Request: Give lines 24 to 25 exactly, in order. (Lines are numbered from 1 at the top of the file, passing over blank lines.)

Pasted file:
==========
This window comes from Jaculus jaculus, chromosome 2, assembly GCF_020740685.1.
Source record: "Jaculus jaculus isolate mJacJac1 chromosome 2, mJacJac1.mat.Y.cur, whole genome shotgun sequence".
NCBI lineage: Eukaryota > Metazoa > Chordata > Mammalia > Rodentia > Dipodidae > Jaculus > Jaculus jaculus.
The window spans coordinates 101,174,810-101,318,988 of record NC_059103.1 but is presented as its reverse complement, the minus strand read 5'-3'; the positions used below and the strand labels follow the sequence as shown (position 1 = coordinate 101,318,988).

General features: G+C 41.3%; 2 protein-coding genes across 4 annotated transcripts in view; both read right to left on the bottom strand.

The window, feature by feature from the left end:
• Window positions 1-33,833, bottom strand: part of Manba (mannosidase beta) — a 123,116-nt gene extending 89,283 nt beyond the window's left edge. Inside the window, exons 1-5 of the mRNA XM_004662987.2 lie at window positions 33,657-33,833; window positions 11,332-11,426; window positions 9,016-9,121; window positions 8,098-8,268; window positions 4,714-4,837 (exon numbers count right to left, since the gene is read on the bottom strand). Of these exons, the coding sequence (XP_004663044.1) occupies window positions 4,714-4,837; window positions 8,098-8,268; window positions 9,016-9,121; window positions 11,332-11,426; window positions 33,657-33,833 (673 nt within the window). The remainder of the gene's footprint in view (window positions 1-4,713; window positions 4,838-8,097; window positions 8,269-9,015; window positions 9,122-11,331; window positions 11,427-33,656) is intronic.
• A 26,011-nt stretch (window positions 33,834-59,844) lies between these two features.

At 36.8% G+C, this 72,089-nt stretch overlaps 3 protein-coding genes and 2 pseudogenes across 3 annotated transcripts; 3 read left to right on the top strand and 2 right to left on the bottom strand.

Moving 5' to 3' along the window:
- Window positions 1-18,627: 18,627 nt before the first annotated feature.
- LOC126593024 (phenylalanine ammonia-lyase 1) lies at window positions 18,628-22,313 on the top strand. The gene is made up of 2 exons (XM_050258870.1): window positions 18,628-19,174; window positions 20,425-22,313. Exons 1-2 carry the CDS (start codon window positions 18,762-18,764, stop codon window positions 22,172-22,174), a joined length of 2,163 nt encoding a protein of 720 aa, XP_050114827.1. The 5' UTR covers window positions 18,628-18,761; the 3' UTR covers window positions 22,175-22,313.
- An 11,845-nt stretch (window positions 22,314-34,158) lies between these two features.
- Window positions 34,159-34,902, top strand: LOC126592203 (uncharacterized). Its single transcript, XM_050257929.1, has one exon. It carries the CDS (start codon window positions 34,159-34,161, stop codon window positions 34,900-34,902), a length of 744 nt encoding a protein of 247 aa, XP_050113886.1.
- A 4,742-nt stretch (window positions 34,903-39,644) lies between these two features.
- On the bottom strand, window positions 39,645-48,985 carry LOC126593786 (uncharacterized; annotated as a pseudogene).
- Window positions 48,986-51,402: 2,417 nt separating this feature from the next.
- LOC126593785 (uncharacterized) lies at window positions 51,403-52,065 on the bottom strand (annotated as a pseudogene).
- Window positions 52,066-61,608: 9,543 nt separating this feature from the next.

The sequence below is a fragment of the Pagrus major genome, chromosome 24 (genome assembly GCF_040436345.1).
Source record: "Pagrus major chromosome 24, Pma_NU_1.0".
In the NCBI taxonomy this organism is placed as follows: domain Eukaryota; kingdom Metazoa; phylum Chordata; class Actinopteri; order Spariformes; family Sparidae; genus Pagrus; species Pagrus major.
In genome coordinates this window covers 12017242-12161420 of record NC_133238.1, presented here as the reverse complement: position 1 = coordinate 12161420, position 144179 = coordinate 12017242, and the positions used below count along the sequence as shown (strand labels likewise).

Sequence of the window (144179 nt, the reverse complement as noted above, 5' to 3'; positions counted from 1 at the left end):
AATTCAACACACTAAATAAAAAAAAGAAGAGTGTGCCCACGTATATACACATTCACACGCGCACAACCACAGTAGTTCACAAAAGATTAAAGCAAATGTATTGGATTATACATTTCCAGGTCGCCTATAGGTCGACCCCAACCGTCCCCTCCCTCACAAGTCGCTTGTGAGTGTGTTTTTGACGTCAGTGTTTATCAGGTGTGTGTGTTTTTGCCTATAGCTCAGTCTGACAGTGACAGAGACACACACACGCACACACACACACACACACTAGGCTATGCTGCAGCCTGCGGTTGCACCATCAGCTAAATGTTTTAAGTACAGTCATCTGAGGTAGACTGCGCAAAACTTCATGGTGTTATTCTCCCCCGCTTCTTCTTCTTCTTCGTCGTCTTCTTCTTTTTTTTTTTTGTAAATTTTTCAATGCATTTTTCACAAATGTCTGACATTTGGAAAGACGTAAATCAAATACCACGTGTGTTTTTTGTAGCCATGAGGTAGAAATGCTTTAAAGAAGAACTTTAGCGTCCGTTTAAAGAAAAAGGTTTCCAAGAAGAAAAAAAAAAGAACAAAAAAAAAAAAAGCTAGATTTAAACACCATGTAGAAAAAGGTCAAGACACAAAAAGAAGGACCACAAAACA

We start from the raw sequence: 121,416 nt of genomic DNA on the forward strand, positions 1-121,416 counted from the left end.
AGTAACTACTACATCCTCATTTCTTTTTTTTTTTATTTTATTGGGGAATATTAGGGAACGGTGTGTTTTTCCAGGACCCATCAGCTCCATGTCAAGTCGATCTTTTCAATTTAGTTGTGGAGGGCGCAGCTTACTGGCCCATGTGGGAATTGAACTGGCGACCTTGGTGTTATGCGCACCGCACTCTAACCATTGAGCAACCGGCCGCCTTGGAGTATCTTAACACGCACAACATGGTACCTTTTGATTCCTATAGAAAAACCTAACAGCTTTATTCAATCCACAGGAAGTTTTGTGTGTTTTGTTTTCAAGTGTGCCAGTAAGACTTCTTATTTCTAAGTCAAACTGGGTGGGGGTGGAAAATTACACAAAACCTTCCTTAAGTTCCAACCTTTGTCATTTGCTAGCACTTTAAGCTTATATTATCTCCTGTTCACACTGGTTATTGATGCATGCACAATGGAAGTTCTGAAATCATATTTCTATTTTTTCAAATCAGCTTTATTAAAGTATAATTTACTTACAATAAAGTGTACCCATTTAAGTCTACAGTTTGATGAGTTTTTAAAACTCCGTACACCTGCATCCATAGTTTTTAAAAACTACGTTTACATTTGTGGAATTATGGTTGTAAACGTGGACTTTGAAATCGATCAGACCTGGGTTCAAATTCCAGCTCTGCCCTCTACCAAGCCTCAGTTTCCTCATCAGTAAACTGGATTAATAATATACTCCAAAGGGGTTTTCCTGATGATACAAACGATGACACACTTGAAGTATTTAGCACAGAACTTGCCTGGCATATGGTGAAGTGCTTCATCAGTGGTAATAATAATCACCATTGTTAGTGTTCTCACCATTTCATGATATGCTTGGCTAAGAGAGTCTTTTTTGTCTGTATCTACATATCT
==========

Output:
Sequence of the window (144179 nt, the reverse complement as noted above, 5' to 3'; positions counted from 1 at the left end):
AATTCAACACACTAAATAAAAAAAAGAAGAGTGTGCCCACGTATATACACATTCACACGCGCACAACCACAGTAGTTCACAAAAGATTAAAGCAAATGTATTGGATTATACATTTCCAGGTCGCCTATAGGTCGACCCCAACCGTCCCCTCCCTCACAAGTCGCTTGTGAGTGTGTTTTTGACGTCAGTGTTTATCAGGTGTGTGTGTTTTTGCCTATAGCTCAGTCTGACAGTGACAGAGACACACACACGCACACACACACACACACACTAGGCTATGCTGCAGCCTGCGGTTGCACCATCAGCTAAATGTTTTAAGTACAGTCATCTGAGGTAGACTGCGCAAAACTTCATGGTGTTATTCTCCCCCGCTTCTTCTTCTTCTTCGTCGTCTTCTTCTTTTTTTTTTTTGTAAATTTTTCAATGCATTTTTCACAAATGTCTGACATTTGGAAAGACGTAAATCAAATACCACGTGTGTTTTTTGTAGCCATGAGGTAGAAATGCTTTAAAGAAGAACTTTAGCGTCCGTTTAAAGAAAAAGGTTTCCAAGAAGAAAAAAAAAAGAACAAAAAAAAAAAAAGCTAGATTTAAACACCATGTAGAAAAAGGTCAAGACACAAAAAGAAGGACCACAAAACA